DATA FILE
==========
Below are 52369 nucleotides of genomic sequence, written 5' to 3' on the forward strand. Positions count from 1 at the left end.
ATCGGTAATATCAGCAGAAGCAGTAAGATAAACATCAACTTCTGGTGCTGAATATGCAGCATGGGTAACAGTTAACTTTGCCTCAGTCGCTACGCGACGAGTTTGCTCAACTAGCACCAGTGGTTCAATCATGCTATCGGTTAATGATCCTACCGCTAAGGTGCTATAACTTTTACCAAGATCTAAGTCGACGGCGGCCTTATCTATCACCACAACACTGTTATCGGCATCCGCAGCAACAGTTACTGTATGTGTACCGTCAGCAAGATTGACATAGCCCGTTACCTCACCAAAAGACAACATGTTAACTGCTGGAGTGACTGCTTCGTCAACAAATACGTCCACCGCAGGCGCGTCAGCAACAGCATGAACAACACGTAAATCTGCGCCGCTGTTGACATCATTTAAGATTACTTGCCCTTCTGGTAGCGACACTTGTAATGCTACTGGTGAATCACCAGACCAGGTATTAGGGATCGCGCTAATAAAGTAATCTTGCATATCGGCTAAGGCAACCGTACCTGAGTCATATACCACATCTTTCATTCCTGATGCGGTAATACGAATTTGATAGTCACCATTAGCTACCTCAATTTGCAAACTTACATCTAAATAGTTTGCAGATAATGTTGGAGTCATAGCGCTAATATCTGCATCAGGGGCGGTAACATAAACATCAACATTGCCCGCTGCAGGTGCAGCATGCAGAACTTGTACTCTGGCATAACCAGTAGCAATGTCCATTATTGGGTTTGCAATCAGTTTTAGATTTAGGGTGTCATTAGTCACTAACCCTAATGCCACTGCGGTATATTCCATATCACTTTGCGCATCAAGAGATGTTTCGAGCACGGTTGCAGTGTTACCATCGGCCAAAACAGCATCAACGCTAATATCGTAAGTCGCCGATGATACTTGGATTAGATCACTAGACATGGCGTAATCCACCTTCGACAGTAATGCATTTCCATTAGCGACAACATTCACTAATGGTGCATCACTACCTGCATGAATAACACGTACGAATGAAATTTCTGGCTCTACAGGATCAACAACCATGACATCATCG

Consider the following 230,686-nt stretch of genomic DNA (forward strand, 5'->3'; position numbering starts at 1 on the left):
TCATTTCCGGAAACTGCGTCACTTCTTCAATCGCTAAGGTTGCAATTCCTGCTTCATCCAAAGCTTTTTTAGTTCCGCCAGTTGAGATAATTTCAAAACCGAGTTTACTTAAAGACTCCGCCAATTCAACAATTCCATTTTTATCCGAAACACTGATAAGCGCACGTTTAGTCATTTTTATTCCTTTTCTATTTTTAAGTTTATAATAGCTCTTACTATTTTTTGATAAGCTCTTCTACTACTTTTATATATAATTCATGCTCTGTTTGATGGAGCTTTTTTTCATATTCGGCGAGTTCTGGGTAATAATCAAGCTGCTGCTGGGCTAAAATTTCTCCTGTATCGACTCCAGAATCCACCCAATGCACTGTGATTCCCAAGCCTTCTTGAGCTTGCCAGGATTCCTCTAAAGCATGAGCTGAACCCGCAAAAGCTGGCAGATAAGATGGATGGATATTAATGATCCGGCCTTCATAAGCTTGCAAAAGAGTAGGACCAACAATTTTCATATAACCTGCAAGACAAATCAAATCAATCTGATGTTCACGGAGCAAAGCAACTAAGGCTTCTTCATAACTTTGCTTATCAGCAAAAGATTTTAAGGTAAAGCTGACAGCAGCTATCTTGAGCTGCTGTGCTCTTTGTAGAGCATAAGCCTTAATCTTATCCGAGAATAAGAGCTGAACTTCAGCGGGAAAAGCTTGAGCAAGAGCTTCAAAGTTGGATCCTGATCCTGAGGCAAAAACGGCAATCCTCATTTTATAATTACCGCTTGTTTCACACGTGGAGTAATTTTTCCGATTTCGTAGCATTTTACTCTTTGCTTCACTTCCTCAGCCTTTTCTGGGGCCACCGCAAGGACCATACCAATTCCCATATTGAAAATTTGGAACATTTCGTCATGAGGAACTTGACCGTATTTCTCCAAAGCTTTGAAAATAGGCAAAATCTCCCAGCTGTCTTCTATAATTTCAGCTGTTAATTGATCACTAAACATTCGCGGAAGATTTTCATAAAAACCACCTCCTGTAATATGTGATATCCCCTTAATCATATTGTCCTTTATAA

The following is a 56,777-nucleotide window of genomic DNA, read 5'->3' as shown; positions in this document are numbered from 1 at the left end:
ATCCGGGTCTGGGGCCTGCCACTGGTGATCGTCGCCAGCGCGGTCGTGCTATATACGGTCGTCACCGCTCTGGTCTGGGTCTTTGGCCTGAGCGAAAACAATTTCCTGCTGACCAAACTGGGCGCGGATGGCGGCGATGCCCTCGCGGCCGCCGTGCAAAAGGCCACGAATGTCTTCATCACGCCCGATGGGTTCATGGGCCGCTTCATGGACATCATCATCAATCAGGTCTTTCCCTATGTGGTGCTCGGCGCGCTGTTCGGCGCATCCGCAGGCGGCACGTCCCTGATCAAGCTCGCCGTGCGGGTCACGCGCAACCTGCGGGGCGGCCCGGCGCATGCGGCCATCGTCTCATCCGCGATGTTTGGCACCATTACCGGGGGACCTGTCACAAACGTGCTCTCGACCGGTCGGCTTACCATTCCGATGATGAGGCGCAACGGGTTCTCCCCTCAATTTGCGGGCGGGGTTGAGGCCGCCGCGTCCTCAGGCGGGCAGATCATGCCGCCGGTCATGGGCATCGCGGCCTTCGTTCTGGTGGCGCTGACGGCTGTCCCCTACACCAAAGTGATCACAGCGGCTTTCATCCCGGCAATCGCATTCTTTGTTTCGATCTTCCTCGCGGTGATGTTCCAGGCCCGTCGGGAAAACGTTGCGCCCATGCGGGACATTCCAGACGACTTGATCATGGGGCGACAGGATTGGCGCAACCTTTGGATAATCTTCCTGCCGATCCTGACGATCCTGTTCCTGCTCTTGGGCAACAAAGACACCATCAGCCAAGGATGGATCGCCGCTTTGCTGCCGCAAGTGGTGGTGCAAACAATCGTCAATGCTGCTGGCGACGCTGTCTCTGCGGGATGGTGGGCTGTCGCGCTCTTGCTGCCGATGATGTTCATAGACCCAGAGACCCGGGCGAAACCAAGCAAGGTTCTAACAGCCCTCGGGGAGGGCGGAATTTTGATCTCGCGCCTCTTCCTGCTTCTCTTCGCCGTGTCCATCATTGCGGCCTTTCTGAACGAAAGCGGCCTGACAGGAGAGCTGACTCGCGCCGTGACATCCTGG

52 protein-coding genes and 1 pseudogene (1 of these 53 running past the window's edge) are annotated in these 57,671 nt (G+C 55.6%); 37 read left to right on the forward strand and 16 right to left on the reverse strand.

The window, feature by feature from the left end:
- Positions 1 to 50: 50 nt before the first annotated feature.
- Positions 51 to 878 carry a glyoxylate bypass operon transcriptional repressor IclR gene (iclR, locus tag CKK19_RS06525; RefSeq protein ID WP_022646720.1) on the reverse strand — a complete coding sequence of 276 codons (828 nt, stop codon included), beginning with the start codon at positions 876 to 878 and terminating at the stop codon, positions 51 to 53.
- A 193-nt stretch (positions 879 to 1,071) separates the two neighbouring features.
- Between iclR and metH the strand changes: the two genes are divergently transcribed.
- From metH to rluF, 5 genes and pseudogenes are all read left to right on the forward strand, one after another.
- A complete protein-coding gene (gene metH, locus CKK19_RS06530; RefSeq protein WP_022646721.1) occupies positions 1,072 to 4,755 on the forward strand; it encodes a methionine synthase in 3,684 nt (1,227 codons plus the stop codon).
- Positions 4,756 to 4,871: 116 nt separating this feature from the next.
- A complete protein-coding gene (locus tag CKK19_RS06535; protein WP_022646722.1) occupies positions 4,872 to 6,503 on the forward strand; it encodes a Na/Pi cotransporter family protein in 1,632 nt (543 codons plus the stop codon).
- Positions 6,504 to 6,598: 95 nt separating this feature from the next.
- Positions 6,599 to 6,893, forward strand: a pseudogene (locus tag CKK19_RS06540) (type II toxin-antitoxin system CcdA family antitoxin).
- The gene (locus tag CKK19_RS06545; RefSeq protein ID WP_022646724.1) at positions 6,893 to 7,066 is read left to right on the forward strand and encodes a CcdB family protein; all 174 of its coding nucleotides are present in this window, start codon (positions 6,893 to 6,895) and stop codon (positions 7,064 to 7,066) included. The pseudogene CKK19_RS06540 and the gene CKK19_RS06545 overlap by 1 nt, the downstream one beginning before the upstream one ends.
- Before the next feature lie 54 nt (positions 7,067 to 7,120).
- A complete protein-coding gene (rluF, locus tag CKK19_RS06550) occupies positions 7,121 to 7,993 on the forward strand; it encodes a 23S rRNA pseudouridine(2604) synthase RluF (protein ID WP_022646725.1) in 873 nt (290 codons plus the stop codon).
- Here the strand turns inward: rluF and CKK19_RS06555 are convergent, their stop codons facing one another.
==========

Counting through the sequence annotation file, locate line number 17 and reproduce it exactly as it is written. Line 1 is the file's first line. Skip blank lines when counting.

- Positions 6,504 to 6,598: 95 nt separating this feature from the next.